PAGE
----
What inspired you to write this book?
The most frequent question I hear is “Why Paul? Why did you choose to write about Paul?”
Why bother with a man nearly 2000 years dead with a reputation as an anti-Semite, apologist for slavery, misogynist, and a gay-bashing homophobe? Paul was not one of Jesus’ disciples; in fact, he never met the man from Nazareth. The early followers of Jesus, including his own family, probably regarded the man from Tarsus as an outsider, a usurper, a pretend Pharisee, a “Hellenist”–Hebrew by blood but Greek by language and culture: a man on the margins. For awhile, the working title of the novel was The Jewish Gentile.
But wait, was this not also the man who wrote of Christian egalitarianism, of boundary breaking inclusivity, and whose good news of a gracious God inspired Augustine in the fourth century, Luther in the sixteenth, Barth a mere century ago, and whose message of love unconditional continues to stir our hearts? “Why Paul?” Because he is a puzzling enigma, that’s part of my answer.
Jesus himself authored no writings. Nor did any of those who followed him in the Galilee or during his fateful pilgrimage to Jerusalem. It fell to Paul the outsider, who first opposed the movement, to become its reporter, memorialist, essayist, interpreter, and promoter. At one time, over half the books of the New Testament were attributed to his hand, and this is also part of my answer: “Why Paul?”–because he is the most important man, outside of Jesus of Nazareth, in Christian history. For good or ill, even the secularist would acknowledge his profound influence on western civilization’s Judeo-Christian heritage.
But, there’s more to it. There are more personal reasons for choosing Paul.
Mid-twentieth century American novelist Thomas Wolfe said, “The artist is religious man.” I write because I wonder. That’s my answer. I wonder about the “higher power” of the twelfth step group, and I wonder why I have spent more than half my three score years, and counting, as a clean and sober man. “There but for the grace of God, go I,” it is said, and I wonder. I wonder about the mysterious God revealed to Job in the whirlwind. Job said, “I had heard of you by the hearing of the ear, but now my eye sees you.” With William James, I wonder about the nature of religious experience; what happened to Paul on the road to Damascus? I wonder about the God revealed in the words of Holy Writ. What truths are unveiled there, but also what untruths? As citizens of the twenty-first century, how are we to interpret the writings of Paul, a man with keen insight into a gracious God, but who also condoned slavery and counseled women to be silent in church? And then there is our issue, a twenty-first century issue that roils our pews and our politics, the issue of our gay and lesbian brothers and sisters, our sons and daughters. How can we make sense of the harsh “clobber passages” penned by Paul?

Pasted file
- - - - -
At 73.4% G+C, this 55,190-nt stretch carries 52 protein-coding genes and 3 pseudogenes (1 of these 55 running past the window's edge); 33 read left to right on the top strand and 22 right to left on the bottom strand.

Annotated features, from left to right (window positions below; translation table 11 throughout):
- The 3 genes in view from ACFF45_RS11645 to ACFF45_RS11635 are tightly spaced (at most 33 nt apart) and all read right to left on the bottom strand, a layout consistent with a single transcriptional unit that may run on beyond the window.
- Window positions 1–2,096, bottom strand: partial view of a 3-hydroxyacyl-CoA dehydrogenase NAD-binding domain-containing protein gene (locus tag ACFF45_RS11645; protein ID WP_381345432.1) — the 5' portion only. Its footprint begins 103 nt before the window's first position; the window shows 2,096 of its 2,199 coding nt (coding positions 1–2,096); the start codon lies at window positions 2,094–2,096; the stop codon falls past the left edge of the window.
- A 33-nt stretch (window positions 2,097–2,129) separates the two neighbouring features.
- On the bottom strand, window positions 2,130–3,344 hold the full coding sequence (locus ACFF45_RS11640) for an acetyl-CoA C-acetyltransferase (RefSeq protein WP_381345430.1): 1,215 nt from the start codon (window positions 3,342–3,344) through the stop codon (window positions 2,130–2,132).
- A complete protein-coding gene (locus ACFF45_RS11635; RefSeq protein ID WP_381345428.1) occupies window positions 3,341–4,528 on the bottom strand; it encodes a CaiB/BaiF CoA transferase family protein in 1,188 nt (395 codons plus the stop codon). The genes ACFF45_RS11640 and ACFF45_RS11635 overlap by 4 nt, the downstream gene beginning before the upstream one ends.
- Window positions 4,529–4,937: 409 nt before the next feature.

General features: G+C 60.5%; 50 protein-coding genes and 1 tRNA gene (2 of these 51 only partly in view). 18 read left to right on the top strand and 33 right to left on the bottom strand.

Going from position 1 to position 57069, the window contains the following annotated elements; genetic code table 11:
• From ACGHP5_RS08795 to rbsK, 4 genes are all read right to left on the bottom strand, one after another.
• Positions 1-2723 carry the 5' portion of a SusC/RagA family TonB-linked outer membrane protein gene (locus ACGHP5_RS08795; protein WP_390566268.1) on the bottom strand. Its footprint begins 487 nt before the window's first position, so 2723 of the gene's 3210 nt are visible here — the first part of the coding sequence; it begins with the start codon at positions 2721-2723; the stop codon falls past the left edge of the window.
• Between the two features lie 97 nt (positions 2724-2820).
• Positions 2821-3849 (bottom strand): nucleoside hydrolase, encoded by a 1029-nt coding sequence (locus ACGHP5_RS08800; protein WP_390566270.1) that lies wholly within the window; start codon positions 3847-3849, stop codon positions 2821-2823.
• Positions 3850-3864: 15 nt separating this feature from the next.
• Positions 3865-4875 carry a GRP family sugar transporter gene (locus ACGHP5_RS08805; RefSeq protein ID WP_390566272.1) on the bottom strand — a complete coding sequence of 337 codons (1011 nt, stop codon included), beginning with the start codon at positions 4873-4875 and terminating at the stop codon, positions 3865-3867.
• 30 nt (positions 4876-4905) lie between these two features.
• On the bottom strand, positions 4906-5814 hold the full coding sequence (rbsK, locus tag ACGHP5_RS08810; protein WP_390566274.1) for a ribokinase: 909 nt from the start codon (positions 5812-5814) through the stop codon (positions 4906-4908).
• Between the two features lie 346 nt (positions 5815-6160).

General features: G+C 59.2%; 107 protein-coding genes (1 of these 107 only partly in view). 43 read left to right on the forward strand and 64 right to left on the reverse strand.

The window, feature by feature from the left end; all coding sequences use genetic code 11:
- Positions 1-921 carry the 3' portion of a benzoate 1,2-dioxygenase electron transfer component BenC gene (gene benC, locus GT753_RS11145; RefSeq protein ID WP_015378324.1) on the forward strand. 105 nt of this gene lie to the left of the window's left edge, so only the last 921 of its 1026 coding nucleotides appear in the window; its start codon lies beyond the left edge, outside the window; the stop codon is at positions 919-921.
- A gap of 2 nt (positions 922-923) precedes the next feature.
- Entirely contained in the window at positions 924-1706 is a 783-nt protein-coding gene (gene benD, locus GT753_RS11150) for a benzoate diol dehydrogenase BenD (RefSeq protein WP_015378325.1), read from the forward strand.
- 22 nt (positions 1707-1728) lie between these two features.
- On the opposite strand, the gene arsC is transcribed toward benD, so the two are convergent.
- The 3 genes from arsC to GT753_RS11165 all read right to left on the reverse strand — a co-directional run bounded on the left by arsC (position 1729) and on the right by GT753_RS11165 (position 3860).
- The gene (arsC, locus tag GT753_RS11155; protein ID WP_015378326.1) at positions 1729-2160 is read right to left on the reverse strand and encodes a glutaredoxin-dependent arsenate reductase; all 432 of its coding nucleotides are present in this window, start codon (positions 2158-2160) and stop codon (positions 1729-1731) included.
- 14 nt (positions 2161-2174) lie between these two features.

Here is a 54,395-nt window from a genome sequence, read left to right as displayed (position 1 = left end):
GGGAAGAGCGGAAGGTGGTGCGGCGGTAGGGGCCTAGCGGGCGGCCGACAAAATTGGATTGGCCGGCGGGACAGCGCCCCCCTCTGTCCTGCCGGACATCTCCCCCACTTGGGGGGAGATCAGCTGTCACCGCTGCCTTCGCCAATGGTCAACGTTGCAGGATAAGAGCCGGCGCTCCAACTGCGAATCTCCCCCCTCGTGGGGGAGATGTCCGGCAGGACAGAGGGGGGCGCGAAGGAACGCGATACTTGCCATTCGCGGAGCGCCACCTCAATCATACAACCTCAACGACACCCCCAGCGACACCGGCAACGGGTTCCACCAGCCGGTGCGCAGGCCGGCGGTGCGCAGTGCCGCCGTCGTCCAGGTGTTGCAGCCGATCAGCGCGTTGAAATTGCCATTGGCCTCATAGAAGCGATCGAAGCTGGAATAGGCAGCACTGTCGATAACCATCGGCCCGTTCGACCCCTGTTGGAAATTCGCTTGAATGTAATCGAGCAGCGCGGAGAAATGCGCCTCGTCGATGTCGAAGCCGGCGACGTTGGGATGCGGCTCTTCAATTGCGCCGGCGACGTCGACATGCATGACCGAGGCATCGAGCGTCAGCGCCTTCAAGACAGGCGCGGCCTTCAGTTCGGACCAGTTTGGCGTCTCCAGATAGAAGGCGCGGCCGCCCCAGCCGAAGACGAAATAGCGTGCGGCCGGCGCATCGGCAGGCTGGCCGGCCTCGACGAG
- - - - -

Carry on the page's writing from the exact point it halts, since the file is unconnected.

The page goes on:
Because I wonder, I write. And so, as I invite you to imagine yourself into Paul’s journey, I am also inviting you to tag along on my journey too. Come, wonder with me.
Did you have a particular audience you wanted to reach with it?
How did you go about doing research for this book? What was the most challenging part of that?
The novel is extensively researched following the best and latest academic literature. Critics and readers praise the level of detail that allows the reader to imagine their way into the first century world of the Roman empire.
Avoiding anachronism was the greatest challenge.
What are you reading now?
Novel: Of Human Bondage by W. Somerset Maugham.
Non-fiction: Christus Victor by Gustaf Aulen
What is the best advice you could give other writers about writing or publishing?
Be persistent. Learn and work at craft. Take yourself seriously.
What are you doing to promote your latest book?
Personal appearances, book signings, exhibitor booth at church conventions.
Where can readers learn more about you and your book?